7

What I tried so far:

In createPartControl:

ScrolledComposite sc = new ScrolledComposite(parent, SWT.V_SCROLL | SWT.H_SCROLL);
        sc.setLayoutData(new GridData(GridData.FILL_BOTH));
        sc.setExpandVertical(true);
        sc.setExpandHorizontal(true);
        sc.setSize(ApplicationWorkbenchWindowAdvisor.WIDTH, ApplicationWorkbenchWindowAdvisor.HEIGHT);
        final TabFolder tabFolder = new TabFolder(sc, SWT.TOP);

but this does not work. My problem is that if I resize my program window the scrollbars does not appear in my view. Any ideas?

8

Typically in Eclipse views, I want my controls to grab all available space, and only show scrollbars, if otherwise a control would shrink below a usable size.

The other answers are perfectly valid, but I wanted to add a full example of a createPartControl method (Eclipse e4).

@PostConstruct
public void createPartControl(Composite parent) {
    ScrolledComposite sc = new ScrolledComposite(parent, SWT.H_SCROLL | SWT.V_SCROLL);
    Composite composite = new Composite(sc, SWT.NONE);
    sc.setContent(composite);

    composite.setLayout(new GridLayout(2, false));

    Label label = new Label(composite, SWT.NONE);
    label.setText("Foo");

    Text text = new Text(composite, SWT.BORDER | SWT.WRAP | SWT.V_SCROLL | SWT.MULTI);
    GridDataFactory.fillDefaults().grab(true, true).hint(400, 400).applyTo(text);

    sc.setExpandHorizontal(true);
    sc.setExpandVertical(true);
    sc.setMinSize(composite.computeSize(SWT.DEFAULT, SWT.DEFAULT));
}

Note that .fillDefaults() implies .align(SWT.FILL, SWT.FILL).

I commonly use this pattern, so I created the following little helper method:

public static ScrolledComposite createScrollable(Composite parent, Consumer<Composite> scrollableContentCreator) {
    ScrolledComposite sc = new ScrolledComposite(parent, SWT.H_SCROLL | SWT.V_SCROLL | SWT.BORDER);
    Composite composite = new Composite(sc, SWT.NONE);
    sc.setContent(composite);

    scrollableContentCreator.accept(composite);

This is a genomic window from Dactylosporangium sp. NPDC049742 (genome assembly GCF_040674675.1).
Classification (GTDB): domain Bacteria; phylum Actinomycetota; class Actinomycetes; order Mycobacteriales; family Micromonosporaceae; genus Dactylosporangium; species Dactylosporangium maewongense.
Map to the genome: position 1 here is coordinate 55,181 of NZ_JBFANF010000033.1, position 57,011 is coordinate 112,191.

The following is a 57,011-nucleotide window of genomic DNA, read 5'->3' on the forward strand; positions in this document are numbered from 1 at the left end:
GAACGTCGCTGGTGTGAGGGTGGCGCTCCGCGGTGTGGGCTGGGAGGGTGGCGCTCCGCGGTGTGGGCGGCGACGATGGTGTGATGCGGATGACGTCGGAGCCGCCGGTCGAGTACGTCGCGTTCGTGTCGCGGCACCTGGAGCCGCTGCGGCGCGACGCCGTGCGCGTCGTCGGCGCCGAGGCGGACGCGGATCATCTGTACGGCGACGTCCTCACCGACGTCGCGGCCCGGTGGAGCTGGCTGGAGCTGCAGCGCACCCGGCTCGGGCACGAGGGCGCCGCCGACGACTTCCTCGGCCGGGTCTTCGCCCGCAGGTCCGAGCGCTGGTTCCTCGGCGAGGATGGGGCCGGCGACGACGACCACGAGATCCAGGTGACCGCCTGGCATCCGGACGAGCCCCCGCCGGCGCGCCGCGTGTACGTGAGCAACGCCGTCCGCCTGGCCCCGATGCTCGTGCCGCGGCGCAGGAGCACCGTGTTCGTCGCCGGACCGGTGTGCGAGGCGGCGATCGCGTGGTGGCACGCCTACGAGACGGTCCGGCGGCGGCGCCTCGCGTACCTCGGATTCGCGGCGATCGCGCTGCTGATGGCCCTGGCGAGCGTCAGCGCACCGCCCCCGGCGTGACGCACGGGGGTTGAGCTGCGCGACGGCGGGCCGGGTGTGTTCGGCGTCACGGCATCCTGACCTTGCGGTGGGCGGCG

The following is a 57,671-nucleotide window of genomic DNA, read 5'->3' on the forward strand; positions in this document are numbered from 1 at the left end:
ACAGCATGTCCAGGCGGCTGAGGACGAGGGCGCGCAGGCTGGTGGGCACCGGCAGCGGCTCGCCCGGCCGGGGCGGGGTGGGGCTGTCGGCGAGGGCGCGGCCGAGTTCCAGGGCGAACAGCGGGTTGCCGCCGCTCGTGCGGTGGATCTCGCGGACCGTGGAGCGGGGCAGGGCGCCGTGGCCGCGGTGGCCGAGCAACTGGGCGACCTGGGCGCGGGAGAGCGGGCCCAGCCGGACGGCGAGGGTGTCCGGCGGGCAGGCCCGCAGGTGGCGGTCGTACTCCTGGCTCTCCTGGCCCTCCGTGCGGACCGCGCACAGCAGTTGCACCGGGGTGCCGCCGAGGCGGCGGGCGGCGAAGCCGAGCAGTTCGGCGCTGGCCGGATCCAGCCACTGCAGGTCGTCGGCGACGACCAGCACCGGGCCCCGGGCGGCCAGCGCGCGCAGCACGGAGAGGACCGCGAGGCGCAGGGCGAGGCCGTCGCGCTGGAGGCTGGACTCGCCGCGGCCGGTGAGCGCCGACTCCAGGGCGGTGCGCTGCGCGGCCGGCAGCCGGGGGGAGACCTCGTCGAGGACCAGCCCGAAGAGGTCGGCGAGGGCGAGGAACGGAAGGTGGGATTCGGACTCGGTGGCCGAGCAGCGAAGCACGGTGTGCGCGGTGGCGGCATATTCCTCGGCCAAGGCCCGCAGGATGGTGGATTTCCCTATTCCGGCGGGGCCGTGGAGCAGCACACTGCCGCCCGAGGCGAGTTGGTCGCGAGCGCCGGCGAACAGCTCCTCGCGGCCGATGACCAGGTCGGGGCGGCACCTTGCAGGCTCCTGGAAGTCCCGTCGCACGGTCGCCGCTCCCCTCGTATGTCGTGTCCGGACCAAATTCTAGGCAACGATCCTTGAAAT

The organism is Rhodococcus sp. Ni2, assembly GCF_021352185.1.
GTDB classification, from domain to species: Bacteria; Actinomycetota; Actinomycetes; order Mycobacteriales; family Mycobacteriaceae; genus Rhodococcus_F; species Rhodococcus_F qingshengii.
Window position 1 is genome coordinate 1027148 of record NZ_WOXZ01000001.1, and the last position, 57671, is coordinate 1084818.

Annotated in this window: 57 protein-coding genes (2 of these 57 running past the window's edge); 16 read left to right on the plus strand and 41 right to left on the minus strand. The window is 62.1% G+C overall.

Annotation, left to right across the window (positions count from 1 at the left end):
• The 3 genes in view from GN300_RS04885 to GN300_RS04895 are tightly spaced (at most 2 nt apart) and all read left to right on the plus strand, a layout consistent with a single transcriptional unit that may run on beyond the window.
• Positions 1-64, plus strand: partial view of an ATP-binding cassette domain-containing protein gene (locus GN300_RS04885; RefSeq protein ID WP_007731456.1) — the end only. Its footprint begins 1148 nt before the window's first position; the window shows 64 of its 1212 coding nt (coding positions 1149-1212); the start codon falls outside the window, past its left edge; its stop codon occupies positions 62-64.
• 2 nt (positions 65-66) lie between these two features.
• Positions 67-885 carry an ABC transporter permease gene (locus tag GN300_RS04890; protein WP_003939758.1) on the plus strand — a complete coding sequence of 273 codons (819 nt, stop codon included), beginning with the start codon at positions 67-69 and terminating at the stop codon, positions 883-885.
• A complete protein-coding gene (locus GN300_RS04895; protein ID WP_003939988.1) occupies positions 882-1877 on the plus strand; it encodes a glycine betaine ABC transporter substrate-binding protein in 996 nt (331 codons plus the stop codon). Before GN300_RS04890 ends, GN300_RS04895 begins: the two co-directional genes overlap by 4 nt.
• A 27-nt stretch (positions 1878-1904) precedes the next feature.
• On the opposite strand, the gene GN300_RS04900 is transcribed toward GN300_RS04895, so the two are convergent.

sc.setExpandHorizontal(true);
    sc.setExpandVertical(true);
    sc.setMinSize(composite.computeSize(SWT.DEFAULT, SWT.DEFAULT));
    return sc;
}

Thanks to Java 8 lambdas, you can now implement new scrollable composites in a very compact way:

    createScrollable(container, composite -> {
        composite.setLayout(new FillLayout());
        // fill composite with controls
    });
1
  • I get the same result with or without the call to setMinSize which seems weird... The scrollbars appear when my editor gets smaller than the size hint in the GridData either way. Maybe this has to do with the fact that it is a multi-page Forms editor...
    – Lii
    Sep 15 '17 at 7:57
7

The Javadoc of ScrolledComposite describes the two ways to use it, including example code. To sum them up:

  1. You either set the size of the control/composite contained in your ScrolledComposite on the control/composite itself
  2. Or you tell your ScrolledComposite the minimum size to use for its content.

Currently, you're doing neither. You're setting the size on the ScrolledComposite, but unless you don't use a layout manager, that doesn't make much sense. In any case, see the above link for some official example code.

1
  • 3
    Great thanks! Now I learned to ALWAYS check javadoc before asking dumb questions...
    – Adam Arold
    Oct 17 '11 at 10:31
4

This is a small piece of code which worked for me:

    ScrolledComposite sc = new ScrolledComposite(parent, SWT.H_SCROLL | SWT.V_SCROLL | SWT.BORDER);
    Composite composite = new Composite(sc, SWT.NONE);
    sc.setContent(composite);

    Label lblRelation = new Label(composite, SWT.NONE);
    lblRelation.setBounds(10, 13, 74, 15);
    lblRelation.setText("Label name:");
    composite.setSize(composite.computeSize(SWT.DEFAULT, SWT.DEFAULT));
0

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